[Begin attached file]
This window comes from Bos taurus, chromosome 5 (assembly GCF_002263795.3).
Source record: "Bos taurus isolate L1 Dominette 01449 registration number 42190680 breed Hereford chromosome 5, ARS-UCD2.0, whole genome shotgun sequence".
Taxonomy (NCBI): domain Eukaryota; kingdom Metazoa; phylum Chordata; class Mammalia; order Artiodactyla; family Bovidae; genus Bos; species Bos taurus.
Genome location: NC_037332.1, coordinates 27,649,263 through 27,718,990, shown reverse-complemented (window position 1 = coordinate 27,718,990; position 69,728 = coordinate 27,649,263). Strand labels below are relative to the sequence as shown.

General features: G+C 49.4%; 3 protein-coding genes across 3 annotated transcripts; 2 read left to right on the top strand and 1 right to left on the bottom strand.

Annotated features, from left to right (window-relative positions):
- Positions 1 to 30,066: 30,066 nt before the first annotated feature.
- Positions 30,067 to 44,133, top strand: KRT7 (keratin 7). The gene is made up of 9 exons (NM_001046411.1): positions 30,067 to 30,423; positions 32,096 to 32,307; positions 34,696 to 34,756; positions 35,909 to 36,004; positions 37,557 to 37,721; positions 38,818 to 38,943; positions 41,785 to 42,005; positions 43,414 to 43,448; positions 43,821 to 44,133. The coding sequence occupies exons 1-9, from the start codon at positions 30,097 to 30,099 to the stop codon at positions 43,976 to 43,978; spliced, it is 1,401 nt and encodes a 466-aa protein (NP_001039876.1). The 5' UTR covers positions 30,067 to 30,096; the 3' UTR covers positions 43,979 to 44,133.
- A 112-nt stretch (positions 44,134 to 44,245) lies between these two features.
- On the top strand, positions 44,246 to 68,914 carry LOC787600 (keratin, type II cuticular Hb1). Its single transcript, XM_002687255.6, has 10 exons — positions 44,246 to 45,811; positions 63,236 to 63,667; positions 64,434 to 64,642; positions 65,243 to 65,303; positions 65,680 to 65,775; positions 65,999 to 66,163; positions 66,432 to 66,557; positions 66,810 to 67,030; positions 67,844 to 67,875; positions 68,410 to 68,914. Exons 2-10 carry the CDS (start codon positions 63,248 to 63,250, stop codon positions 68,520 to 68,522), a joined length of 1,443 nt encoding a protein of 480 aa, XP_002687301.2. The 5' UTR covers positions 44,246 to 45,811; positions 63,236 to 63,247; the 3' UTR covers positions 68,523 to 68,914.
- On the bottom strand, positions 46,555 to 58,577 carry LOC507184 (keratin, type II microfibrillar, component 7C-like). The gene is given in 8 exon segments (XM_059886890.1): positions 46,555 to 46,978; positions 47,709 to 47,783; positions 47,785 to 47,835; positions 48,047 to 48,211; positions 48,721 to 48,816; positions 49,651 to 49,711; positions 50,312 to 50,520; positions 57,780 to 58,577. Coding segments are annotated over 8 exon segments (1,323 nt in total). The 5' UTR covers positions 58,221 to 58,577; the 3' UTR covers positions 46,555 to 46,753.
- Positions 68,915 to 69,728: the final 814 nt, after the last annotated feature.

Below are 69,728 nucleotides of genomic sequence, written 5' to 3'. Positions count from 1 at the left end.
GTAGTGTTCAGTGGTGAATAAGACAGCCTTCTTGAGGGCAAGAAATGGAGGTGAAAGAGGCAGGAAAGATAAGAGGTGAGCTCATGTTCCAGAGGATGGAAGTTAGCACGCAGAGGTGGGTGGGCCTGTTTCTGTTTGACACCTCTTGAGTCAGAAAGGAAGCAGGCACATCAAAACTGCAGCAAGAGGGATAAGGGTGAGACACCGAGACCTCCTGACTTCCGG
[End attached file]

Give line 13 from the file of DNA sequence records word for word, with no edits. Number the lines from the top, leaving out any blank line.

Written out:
Below are 69,728 nucleotides of genomic sequence, written 5' to 3'. Positions count from 1 at the left end.